versión On-line ISSN 1870-0462
Trop. subtrop. agroecosyt vol.14 no.2 Mérida may./ago. 2011
Artículos de investigación
Short term effects of tillage-mulch practices under sorghum and soybean on organic carbon and eutrophic status of a degraded ultisol in southeastern Nigeria
Efecto de corto plazo de las prácticas de labranza y cobertera en el cultivo de sorgo y soya sobre el carbono orgánico y eutroficación de suelos ultisoles degradados en el sureste de Nigeria
Sunday E. Obalum1*, Ifeyinwa M Okpara1, Martin E Obi1, and Toshiyuki Wakatsuki2
1 Department of Soil Science, University of Nigeria, Nsukka 410001, Nsukka * Corresponding author E-mail: email@example.com
2 School of Agriculture, Kinki University, Nara 631-8505, Japan.
Submitted October 28, 2009
Accepted October 13, 2010
Revised received October 18, 2010
A key indicator of soil quality as organic carbon needs to be enhanced in the highly weathered soils predominant in southeastern Nigeria through appropriate tillage-mulch practices and cropping systems. We subjected a degraded Typic Paleustult (sandy loam) at Nsukka to no-till (NT) and conventional tillage (CT) and bare fallow (B) and mulch cover (M). This was duplicated with one sole-cropped to sorghum and the other to soybean as separate crop treatments during 2006 and 2007 growing seasons. The CT resulted in higher available P (Pav) (under soybean) and cation exchange capacity (CEC) (under both crops) than the NT. Mulch gave lower Pav under sorghum and vice versa under soybean. Exchangeable Ca was lowered while exchangeable acidity was enhanced with mulch under soybean. Overall, soil organic carbon and exchangeable Mg, Na and acidity were enhanced under soybean relative to sorghum; the reverse was the case for Pav. However, the soil's CEC indicated comparable values in both cropping systems. Our results suggest that cropping 'CT with M' soil to soybean could be a promising agronomic combination for enhancing the SOC and fertility status of the soil.
Keywords: tillage system; surface mulch; cropping system; organic carbon; soil fertility; ecology.
El carbono orgánico es un indicador clave de la calidad del suelo que debe ser mejorado en los suelos altamente erosionados del sudeste de Nigeria mediante el empleo de prácticas apropiadas de labranza y cobertera y sistemas de cultivo. Se empleo un suelo típico (limo arcilloso), en Nsukka, a cero labranza (NT) y labranza convencional (CT) y suelo de barbecho descubierto (B) o con cobertura (M). El diseño se empleo en cultivo de sorgo y soya durante dos años consecutivos (2006-2007). Se encontró que CT resultó en valores más altos de P disponible (Pav) (con soya) y capacidad de intercambio cationico (CIC) (en ambos cultivos) en comparación con NT. El empleo de cobertura produjo valore más bajos de Pav con sorgo y mayores con soya. Ca intercambiable se redujo mientras la acidez mejoró con soya en relación al sorgo mediante el uso de cobertura. En general, el carbono orgánico y Mg intercambiable, Na y acidez mejoraron con soya en relación al sorgo. Lo contrario sucedió con Pav. Sin embargo la CIC indicó valores similares en ambos cultivos. Los resultados sugieren que CT con M en soya es una combinación que pudiera ser empleada para mejorar el carbono orgánico y fertilidad del suelo.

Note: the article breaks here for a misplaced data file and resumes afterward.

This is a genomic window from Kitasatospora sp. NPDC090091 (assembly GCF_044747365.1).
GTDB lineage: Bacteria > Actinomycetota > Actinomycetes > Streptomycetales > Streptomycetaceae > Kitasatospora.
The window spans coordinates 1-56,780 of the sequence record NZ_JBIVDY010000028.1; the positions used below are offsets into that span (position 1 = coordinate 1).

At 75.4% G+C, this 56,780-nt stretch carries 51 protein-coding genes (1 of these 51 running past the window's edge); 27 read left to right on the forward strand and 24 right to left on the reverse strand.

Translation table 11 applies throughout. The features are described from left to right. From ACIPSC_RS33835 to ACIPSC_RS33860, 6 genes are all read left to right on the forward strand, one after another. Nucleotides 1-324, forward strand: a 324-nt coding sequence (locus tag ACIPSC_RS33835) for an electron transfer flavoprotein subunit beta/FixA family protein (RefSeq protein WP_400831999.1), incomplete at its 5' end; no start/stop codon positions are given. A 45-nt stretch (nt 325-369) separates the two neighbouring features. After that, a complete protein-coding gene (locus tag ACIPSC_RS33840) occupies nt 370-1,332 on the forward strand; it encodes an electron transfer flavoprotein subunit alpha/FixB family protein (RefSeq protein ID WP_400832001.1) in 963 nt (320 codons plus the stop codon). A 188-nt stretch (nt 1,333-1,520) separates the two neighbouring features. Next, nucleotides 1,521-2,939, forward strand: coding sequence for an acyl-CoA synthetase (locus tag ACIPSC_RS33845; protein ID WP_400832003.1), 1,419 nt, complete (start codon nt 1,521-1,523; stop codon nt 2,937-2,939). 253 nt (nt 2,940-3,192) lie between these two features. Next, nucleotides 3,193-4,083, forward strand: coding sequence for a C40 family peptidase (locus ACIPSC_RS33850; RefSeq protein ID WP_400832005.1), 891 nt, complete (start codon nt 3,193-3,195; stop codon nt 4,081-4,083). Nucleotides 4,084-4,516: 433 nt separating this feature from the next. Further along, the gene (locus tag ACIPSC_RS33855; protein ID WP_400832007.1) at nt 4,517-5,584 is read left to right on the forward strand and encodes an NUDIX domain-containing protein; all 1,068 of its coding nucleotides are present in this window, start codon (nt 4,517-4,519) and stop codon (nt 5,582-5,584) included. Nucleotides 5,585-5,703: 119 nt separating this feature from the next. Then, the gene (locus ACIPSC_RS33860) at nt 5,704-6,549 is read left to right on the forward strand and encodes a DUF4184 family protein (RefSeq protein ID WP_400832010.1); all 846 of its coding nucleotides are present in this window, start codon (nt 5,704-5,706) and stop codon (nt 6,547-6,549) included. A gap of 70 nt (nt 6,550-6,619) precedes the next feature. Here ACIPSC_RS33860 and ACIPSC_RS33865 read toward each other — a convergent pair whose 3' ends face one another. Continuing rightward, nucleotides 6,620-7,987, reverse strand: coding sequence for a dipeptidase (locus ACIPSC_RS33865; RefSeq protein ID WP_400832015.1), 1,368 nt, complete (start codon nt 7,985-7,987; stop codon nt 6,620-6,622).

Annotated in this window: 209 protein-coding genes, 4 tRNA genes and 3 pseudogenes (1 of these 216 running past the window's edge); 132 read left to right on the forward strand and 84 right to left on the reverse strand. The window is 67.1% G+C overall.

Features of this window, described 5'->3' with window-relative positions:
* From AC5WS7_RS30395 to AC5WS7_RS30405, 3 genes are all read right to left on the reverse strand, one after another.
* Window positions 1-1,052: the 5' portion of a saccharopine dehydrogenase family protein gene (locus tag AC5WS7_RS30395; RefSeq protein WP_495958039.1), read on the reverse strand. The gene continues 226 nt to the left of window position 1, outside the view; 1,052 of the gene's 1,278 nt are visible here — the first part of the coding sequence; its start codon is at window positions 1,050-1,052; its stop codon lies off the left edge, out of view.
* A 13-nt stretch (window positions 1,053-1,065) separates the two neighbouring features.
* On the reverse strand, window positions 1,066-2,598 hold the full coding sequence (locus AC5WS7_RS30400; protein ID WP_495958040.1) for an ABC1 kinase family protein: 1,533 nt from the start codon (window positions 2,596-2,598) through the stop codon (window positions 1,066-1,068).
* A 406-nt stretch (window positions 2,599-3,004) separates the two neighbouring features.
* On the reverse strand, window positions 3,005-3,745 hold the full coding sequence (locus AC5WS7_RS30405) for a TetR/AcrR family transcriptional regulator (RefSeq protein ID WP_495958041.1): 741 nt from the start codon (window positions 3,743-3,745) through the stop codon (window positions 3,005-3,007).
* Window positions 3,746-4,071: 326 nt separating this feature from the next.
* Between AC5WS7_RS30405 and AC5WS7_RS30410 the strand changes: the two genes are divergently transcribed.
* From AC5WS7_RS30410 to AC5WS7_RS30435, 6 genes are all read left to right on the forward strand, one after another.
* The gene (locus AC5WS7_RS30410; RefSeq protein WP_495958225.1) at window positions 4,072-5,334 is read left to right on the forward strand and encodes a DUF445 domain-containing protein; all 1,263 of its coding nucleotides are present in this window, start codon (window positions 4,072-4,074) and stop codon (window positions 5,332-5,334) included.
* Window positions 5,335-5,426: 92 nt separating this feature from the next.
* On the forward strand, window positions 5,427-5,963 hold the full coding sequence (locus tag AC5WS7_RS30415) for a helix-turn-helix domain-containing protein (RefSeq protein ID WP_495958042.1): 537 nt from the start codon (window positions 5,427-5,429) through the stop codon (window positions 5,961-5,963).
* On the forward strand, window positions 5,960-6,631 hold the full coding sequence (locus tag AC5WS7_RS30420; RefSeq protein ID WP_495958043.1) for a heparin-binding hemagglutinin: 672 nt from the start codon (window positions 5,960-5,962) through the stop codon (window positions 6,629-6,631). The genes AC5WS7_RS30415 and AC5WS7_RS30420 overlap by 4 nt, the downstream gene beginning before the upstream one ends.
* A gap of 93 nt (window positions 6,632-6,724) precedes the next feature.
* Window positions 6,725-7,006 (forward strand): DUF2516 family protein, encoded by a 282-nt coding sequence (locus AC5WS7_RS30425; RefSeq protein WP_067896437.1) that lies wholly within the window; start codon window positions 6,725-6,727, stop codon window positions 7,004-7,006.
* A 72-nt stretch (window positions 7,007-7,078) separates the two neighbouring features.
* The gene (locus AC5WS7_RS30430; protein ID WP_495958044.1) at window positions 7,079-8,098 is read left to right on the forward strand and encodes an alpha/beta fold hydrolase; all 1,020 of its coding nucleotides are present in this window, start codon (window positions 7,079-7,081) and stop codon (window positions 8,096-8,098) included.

Palabras clave: Labranza; cobertura; cultivo; carbón orgánico; suelo; fertilidad; ecología.
The place of soil organic carbon (SOC) as a very influential factor in the monitoring of soil and environmental quality has been widely studied (Reeves, 1997; Wolf and Snyder, 2003; Krull et ah, 2004; Basamba et al, 2006; Lai, 2006; Shukla et al, 2006). According to Shukla et al. (2006), the conservationists' view of soil quality is centred on sustaining soil resources and protecting the environment. This can be achieved only when the soil is well equipped for its productive and regulatory functions. The SOC is such a key indicator of soil quality that it influences all the indices of soil productivity - including fertility. Chude et al. (2004) indicated that the most important crop nutrients in agricultural systems are nitrogen (N), phosphorus (P) and potassium (K). With the exception of fertilizers, soil organic matter (SOM) (from which SOC is usually derived) provides the largest pool of these macronutrients, supplying above 95% of N and 20-75% of P in most soils (Duxbury et al, 1989; Baldock and Nelson, 1999). The most important soil chemical property affected by SOC is the cation exchange capacity (CEC) (FAO, 1998), a very important index of soil fertility. Duxbury et al. (1989) emphasized the importance of SOM in especially the sandy tropical soils. They noted that most of the CEC in these soils is associated with SOM. Based on a survey of several different soils in the sub-Sanaran Africa, Asadu et al. (1997) specifically indicated that SOM content could account for about 60% of the effective CEC of the soils. The SOM contents and hence the mineral CEC of these soils are naturally low. Since SOM is the ultimate determinant of soil fertility in most tropical soils (Obatolu and Ibiremo, 1999), the success or failure of crop production in this region relies on the extent of manipulation of the organic matter status of the arable soils.